Malian singer and guitarist Fatoumata Diawara channels the music of Mali's Wassalou region into entrancingly fluid and sometimes somber songs. On tracks like "Kanou" and "Kèlè," subtly interlocking percussion layers and sparse, prickly guitar lines leave plenty of space for Diawara's voice to flow between tense, quiet melodies and strong, declarative moments. She shares top billing at this Central Park Sessions show with Mauritanian artist Daby Touré. This show also serves as a kick-off of sorts for Saturday's Africa Fest, which also takes place in Central Park. —SG
Dick Dale's instrumental work in the 1950s and 1960s not only defined the surf-rock genre, but also had a much broader impact on how people use and hear the electric guitar in popular music. Dale, who turns 80 next year, is still working a pretty grueling tour schedule in large part to pay his medical bills—a situation he explained in way too much detail to Billboard last year—but he's still a fierce and committed performer, ripping out old hits like "Misirlou" with a fiery family-band trio. —SG
It seems like forever ago that Madison band Blueheels were regularly playing out with their lusty country-rock. Their last studio album, Weather Machine, came out in 2012 and things have been pretty quiet since. They return here to celebrate the release of their fourth full-length, Get Lonely. The previous lineup is back in full, and so is the weary and sly wit of lead singer Robby Schiller, especially on opening track "Hot Knives And Dog Fights" and on "Gruff & Grumpy Stuff"—with the latter boasting lots of quick, melodic work from Teddy Pedriana's organ and Justin Bricco's lead guitar. As on previous efforts, Blueheels leave a lot of room for variation—see the wistful, wandering piano of "Astoria" and the reggae dabblings of "Not That Serious"—without diluting their sweet, occasionally smart-assed charm. —SG
Brian Grimm is something of an experimental-music powerhouse in Madison. A classically trained cellist and a student of several Chinese stringed instruments, Grimm plays here to celebrate the release of a new record called Orbis Obscura. It consists of a single 35-minute piece in which Grimm runs a pipa (a lute-like Chinese instrument) through a fuzz pedal and the array of delay effects provided by the Digitech Obscura pedal, the piece's namesake. The result might be one of the most sonically untethered things Grimm has put out there so far—which is saying something, and also not a complaint. He uses this eccentric but relatively stripped-down setup to veer through an array of warmly distorted drones, sticky pulsating rhythms, and layers of scratchy texture. The release is also the first from a new Madison- and Milwaukee-focused label, Other Obscura. —SG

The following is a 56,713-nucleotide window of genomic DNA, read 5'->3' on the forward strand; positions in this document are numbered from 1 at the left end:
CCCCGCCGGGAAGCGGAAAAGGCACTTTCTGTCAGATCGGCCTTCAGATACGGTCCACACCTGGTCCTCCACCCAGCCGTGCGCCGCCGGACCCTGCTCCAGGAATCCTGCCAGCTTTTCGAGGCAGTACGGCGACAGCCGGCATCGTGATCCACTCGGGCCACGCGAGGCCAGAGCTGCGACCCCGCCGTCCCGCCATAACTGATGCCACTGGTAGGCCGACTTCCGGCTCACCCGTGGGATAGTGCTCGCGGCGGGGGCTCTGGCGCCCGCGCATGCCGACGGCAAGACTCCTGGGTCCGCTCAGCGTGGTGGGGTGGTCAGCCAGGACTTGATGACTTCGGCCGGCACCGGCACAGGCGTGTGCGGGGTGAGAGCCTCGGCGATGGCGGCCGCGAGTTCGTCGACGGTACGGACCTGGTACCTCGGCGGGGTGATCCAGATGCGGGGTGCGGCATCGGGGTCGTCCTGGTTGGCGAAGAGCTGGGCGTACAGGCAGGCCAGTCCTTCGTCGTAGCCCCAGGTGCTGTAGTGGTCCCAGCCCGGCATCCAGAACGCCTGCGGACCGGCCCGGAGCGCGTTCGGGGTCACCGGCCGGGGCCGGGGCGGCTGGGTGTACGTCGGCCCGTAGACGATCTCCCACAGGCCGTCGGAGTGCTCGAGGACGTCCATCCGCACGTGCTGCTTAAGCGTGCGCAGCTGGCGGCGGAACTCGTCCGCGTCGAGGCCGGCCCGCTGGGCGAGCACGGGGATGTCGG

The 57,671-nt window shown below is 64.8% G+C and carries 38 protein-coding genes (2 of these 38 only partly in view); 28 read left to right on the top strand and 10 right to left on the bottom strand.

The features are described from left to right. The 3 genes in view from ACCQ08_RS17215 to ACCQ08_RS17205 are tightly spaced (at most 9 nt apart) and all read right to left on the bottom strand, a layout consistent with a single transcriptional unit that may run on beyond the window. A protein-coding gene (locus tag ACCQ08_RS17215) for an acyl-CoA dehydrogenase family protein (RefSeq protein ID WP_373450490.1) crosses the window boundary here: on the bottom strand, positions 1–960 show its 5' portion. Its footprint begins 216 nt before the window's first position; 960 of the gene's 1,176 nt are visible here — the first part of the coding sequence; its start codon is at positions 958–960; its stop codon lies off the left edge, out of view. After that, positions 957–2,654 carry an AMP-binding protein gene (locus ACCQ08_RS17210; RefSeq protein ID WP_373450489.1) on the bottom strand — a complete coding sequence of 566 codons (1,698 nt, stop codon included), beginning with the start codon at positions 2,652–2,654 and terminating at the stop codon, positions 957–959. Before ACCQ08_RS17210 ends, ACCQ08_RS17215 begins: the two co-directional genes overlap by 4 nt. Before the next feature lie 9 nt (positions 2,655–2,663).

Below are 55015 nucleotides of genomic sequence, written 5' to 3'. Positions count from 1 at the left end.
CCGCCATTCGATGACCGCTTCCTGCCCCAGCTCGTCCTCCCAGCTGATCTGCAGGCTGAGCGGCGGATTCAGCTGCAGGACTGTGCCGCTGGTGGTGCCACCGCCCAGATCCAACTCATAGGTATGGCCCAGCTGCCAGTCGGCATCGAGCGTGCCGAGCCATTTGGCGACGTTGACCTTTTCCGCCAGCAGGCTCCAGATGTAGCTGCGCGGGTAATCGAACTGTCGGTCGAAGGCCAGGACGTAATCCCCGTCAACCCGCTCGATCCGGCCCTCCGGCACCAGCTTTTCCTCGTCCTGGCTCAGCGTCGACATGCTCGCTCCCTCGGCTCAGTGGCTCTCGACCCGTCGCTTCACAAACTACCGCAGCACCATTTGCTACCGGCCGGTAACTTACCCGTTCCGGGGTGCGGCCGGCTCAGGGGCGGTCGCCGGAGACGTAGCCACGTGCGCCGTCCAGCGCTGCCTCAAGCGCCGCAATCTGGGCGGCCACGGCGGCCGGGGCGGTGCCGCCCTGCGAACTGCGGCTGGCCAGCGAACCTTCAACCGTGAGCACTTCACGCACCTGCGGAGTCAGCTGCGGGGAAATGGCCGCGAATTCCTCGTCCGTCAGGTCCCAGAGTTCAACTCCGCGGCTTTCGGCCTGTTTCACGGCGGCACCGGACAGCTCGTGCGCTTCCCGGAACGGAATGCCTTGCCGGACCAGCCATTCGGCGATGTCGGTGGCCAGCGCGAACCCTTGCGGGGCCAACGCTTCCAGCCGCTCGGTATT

SATURDAY AUGUST 13
The past couple of years have seen Madison make some real gains in terms of classically trained musicians performing the works of modern and contemporary composers, thanks to the efforts of groups like Clocks In Motion, Willy Street Chamber Players, and Sound Out Loud. The Madison New Music Festival, getting a "soft launch" here with plans to return next year as a full-fledged multi-day summer festival, apparently aims to consolidate those gains. Organizers say they want to "present brand new pieces by the world’s leading living composers, shine a spotlight on new music being created in Wisconsin, and finally, share underplayed classics of the contemporary repertoire with the Madison community." This one-night kickoff will involve musicians from Madison and elsewhere performing works by emerging and established contemporary composers. —SG
The Off The Wall video-art series kicked off last Saturday with a program of 19 experimental video-art pieces by artists from Madison, Europe, Israel, Japan, Australia, and other locales domestic and international. The highlights ranged from a hilariously unnerving riff on privacy policies (embed below) to somber reflections on scapegoating and the meaning of the word Asia. And as a whole, the program offered a compelling experience of being constantly wrenched between different styles and vantage points. This Saturday's installment looks equally ambitious, with 17 artists' work on the bill. Screenings take place in the alley next to Arts + Literature Laboratory, and organizers hope to expand the series next summer. —SG
MONDAY AUGUST 15